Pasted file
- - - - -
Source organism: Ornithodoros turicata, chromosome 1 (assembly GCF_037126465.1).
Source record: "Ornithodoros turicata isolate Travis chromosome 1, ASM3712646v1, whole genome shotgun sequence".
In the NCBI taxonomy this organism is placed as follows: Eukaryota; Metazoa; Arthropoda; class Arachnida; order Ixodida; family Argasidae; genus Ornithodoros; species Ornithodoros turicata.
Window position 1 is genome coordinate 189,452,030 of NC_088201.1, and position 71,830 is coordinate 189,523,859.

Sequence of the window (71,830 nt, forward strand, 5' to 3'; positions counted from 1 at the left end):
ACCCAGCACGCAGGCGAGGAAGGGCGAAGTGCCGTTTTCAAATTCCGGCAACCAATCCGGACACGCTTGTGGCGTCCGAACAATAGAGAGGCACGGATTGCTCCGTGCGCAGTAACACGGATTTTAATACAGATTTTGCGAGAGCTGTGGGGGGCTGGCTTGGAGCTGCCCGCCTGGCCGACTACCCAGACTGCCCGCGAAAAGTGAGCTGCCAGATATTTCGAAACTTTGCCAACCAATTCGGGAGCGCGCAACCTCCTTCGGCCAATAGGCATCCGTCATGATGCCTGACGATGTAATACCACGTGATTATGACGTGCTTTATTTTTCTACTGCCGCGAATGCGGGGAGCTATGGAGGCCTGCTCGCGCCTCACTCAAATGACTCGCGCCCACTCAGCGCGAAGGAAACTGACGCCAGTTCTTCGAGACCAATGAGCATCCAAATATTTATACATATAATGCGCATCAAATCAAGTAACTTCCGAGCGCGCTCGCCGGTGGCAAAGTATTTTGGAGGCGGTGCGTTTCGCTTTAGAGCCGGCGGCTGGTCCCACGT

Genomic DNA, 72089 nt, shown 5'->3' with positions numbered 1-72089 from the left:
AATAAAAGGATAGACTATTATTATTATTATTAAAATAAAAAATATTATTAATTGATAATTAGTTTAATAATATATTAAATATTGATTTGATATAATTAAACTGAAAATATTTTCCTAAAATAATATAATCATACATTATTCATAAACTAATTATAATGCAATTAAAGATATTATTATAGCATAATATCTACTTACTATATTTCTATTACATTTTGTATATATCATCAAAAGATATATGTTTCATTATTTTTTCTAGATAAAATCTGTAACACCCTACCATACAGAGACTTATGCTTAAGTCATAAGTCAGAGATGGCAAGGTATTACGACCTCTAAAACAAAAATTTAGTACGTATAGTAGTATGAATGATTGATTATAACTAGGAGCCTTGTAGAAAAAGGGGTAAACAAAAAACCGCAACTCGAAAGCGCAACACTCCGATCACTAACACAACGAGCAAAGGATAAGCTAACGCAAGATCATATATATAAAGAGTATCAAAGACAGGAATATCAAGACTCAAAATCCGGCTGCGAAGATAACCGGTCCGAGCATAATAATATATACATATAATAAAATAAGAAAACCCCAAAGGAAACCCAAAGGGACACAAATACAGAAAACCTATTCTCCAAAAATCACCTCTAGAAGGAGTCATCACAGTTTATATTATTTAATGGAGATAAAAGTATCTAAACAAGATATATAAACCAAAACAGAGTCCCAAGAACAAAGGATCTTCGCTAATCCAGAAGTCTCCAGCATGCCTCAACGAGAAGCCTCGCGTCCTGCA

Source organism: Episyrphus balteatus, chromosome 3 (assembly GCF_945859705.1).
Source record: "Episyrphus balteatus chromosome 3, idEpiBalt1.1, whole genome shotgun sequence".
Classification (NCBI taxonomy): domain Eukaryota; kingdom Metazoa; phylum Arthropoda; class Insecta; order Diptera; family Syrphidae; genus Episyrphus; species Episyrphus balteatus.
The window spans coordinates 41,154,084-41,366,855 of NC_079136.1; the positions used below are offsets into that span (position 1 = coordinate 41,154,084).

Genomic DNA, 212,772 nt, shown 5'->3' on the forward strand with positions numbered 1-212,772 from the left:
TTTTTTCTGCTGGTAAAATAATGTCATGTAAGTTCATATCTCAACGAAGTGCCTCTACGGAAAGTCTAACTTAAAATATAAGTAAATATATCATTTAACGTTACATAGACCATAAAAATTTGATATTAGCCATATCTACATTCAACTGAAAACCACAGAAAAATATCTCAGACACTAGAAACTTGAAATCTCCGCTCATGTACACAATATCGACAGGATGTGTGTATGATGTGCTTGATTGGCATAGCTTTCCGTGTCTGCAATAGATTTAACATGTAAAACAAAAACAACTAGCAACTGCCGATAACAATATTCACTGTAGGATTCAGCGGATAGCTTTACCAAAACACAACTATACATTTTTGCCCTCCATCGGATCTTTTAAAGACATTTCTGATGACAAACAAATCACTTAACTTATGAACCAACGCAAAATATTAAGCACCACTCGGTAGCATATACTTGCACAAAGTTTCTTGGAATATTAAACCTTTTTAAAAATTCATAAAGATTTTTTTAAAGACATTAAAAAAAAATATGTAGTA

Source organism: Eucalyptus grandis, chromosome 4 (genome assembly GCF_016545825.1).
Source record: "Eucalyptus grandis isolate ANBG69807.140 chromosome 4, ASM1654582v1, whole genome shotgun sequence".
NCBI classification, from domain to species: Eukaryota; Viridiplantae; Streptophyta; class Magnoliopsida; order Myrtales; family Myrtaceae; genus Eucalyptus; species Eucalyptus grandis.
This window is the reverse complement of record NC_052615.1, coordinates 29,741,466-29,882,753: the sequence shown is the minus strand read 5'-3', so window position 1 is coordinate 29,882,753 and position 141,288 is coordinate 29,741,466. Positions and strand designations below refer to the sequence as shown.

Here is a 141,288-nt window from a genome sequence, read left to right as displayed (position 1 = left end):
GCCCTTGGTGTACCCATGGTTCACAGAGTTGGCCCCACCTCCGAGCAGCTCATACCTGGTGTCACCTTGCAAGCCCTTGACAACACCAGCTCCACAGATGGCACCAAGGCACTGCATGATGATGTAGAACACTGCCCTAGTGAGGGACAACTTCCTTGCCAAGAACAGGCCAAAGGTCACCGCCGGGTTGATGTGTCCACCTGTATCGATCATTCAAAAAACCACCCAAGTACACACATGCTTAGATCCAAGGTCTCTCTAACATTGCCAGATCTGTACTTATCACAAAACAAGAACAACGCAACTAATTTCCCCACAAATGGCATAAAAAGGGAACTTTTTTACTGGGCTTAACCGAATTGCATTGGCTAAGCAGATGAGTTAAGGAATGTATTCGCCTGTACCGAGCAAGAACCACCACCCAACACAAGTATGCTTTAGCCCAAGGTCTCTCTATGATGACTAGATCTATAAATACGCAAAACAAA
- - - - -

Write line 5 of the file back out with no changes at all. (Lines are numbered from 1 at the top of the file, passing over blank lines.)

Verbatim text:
Sequence of the window (71,830 nt, forward strand, 5' to 3'; positions counted from 1 at the left end):